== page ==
With Egypt's major cities flooded by protesters demanding the ouster of Egyptian President Hosni Mubarak, President Obama on Tuesday took...

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With Egypt’s major cities flooded by protesters demanding the ouster of Egyptian President Hosni Mubarak, President Obama on Tuesday took another major step away from the United States’ strongest Arab ally, telling him that an orderly transition to a new regime “must begin now.”

All but dismissing Mubarak’s announcement that he would step down from the presidency in September as insufficient, Obama came closer than at any previous point in the eight-day crisis to telling Mubarak his departure can’t wait.

Speaking on national television, Obama said he had told Mubarak in a 30-minute telephone conversation that “an orderly transition must be meaningful, must be peaceful and must begin now.”

The Egyptian president, Obama said, “recognizes that the status quo is not sustainable, and that a change must take place.”

A White House official who asked not to be identified described the phone conversation as “direct and frank.”

Mubarak, who said he intended to stay in power “for the remaining months” of his fifth term, spoke earlier — hours after hundreds of thousands of pro-democracy demonstrators staged their largest rallies yet across Egypt to demand he step aside immediately.

“The Hosni Mubarak who speaks to you today is proud of his achievements over the years in serving Egypt and its people,” he said, wearing a dark suit and seeming vigorous in the speech broadcast on state television. “This is my country. This is where I lived, I fought and defended its land, sovereignty and interests, and I will die on its soil.”

His message didn’t satisfy protesters.

“He needs to leave right now. We’ve already waited 30 years, and we don’t want to wait anymore,” said Amy Hashem, 23, who was among the thousands of demonstrators who have vowed to occupy Tahrir Square, Cairo’s central plaza, until Mubarak leaves office.

The Egyptian president made his announcement after Obama sent a personal envoy — a retired ambassador to Egypt — to deliver a similar message that apparently failed to have the full influence Obama had sought. Obama had specified that Mubarak not only should not run for office but should also block his son, Gamal, from contesting the presidency.

Sen. John Kerry, D-Mass, chairman of the Senate Foreign Relations Committee, had added another condition that the administration hasn’t acknowledged publicly as its position: that Mubarak appoint a caretaker government and depart sooner rather than later.

But Mubarak made no mention of Gamal in his televised statement and instead sketched a transition that would last into September and possibly well beyond.

U.S. officials privately questioned whether Mubarak’s concession would placate a swelling protest movement.

Obama’s envoy, former U.S. diplomat Frank Wisner, had urged Mubarak in a face-to-face meeting to announce that neither he nor his son would run in presidential elections scheduled for later this year.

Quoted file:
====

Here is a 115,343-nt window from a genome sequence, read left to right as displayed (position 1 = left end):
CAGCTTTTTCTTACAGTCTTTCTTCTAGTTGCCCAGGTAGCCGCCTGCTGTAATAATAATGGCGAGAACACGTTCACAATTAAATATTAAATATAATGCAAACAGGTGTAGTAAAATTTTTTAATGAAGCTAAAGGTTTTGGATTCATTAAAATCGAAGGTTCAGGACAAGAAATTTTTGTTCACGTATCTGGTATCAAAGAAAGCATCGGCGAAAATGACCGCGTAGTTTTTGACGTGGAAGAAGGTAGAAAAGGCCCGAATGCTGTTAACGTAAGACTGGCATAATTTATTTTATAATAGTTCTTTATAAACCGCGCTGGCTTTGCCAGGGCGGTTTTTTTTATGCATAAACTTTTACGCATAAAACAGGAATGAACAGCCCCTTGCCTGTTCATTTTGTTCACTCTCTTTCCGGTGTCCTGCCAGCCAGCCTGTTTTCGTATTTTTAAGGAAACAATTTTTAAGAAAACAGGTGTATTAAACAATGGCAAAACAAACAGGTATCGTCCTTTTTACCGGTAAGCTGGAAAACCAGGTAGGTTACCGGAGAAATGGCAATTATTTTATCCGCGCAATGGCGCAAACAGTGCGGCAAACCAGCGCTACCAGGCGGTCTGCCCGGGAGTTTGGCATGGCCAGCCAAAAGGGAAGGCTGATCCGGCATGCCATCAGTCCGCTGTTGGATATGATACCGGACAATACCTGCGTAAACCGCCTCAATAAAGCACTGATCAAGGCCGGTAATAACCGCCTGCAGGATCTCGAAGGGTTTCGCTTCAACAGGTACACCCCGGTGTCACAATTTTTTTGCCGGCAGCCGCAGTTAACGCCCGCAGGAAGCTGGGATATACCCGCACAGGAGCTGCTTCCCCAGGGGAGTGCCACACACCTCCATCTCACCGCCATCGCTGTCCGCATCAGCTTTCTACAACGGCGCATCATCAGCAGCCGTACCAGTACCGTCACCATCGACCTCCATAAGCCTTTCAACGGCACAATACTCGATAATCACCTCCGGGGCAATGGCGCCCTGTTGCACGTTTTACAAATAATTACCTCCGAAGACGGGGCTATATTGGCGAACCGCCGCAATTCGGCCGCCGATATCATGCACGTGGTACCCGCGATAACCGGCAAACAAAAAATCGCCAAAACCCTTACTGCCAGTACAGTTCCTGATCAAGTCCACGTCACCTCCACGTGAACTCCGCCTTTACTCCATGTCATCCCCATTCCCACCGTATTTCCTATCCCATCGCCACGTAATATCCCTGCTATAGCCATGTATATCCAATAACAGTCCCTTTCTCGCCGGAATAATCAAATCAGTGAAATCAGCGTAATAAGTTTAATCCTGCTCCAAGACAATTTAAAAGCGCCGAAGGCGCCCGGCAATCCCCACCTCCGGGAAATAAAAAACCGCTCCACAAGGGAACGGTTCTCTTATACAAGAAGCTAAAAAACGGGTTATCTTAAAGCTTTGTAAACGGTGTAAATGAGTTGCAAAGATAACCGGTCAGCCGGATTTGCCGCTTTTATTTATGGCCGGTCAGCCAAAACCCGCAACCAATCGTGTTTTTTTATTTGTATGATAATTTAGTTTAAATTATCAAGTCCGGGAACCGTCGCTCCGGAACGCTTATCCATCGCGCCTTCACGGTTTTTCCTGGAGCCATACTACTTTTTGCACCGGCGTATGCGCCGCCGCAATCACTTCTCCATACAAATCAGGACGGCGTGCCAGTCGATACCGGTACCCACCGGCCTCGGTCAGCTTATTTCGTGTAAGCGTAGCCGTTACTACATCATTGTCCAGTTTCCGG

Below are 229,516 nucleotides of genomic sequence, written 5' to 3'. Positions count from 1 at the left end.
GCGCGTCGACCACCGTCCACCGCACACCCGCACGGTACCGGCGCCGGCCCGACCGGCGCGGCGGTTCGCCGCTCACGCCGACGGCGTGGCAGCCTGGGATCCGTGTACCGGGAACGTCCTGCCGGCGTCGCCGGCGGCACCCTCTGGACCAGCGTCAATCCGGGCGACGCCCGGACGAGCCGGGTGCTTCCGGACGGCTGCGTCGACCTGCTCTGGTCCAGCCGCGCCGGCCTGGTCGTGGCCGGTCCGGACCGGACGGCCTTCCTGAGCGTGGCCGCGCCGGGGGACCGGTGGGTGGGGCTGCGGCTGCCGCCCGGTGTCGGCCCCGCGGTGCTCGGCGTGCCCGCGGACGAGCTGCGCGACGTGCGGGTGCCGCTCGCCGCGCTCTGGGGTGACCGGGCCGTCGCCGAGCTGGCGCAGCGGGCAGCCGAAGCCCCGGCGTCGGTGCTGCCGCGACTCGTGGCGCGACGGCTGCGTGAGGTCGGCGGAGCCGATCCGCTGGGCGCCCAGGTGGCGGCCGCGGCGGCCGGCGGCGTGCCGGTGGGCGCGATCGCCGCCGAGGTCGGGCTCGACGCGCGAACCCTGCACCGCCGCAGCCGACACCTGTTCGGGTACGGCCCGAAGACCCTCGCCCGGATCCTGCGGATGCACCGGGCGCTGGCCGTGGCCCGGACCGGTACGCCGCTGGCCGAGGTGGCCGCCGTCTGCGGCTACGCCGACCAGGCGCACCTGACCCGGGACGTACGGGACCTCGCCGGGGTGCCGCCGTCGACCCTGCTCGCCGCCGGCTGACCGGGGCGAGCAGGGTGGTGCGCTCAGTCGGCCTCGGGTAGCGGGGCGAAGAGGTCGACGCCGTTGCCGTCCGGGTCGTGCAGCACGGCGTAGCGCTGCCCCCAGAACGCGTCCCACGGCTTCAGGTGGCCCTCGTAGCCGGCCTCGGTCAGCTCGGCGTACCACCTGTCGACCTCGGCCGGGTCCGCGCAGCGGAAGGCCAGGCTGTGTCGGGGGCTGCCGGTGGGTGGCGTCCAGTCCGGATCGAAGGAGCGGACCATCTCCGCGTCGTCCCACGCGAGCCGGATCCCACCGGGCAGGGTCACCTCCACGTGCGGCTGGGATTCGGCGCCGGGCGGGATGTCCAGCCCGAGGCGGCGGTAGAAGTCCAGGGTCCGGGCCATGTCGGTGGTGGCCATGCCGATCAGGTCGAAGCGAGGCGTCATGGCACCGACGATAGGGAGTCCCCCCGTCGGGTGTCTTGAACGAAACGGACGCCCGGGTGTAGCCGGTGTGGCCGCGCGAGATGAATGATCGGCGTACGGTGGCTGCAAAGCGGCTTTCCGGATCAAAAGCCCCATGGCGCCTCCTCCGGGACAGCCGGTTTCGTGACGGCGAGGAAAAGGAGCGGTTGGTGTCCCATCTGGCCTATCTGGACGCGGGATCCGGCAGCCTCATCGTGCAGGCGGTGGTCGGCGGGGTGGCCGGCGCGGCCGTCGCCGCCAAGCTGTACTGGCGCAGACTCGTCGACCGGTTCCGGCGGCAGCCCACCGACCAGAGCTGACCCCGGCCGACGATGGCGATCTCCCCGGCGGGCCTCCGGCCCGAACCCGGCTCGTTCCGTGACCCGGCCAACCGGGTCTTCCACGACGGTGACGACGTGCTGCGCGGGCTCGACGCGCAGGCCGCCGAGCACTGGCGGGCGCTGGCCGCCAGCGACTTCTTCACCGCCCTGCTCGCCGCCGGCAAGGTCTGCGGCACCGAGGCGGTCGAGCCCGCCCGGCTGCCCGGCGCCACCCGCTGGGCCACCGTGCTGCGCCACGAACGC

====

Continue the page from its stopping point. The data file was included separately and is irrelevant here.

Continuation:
Wisner’s message was, “You’ve got to move, and the sooner the better,” said a senior administration official who like others requested anonymity to speak more freely.

“President Mubarak has shifted,” the senior official said. “He has gone through a process, where ‘OK, I can manage this, I can reform the government,’ but each of those steps has kind of been overtaken by the size and speed with which the movement has made clear a demand for him to step aside.”

Said a second U.S. official: “Had this been announced three or four days ago, maybe it would have been enough.”

The first official said the U.S. government is growing increasingly worried that, unless a resolution is reached quickly, the demonstration will continue and the food and fuel shortages, bank closures and other economic fallout from the upheaval could ignite serious, widespread violence. The administration, however, is having trouble trying to impress that danger on Mubarak and his inner circle, he said.

“The Egyptian economy is kind of grinding down. Markets are closed. Banks are closed,” he said. “Our concern is that the longer this goes on without a resolution, the greater the (economic) impact, which means the greater potential for violence. We just continue to try to find ways to communicate that to President Mubarak and those around him.”

Easing away from Mubarak is a monumental move by the United States, and appears to reflect a desire not to be caught on the wrong side of history or of the hundreds of thousands of Egyptians who say they will be satisfied with nothing less than Mubarak’s departure.

In another signal to the Egyptian president, U.S. Ambassador to Egypt Margaret Scobey talked Tuesday with Mohamed ElBaradei, the former U.N. nuclear watchdog who has emerged as a spokesman for the opposition clamoring for an end to Mubarak’s 30-year-rule, the State Department said.

The contact was believed to be the first between a senior U.S. official and ElBaradei since Egypt’s political crisis erupted Jan. 25.

After Mubarak spoke, ElBaradei demanded that Mubarak step down by Friday, and other opposition figures have said his resignation is a condition for any negotiations with the government.

“It would have been better for him to say, ‘I love my people and I’m leaving,’ ” ElBaradei said. “Unfortunately, this will just extend the period of instability.”

There were indications, however, that Mubarak’s move might prove palatable to some critics.

Amr Moussa, a former Egyptian foreign minister, called the announcement “a very important step” that “should be considered carefully.”

Mubarak’s statement, promising “a peaceful transfer of power,” marked his most significant concession to a public uprising that he said had brought “difficult times” to Egypt.

Information from The New York Times, The Washington Post and Los Angeles Times is included in this report.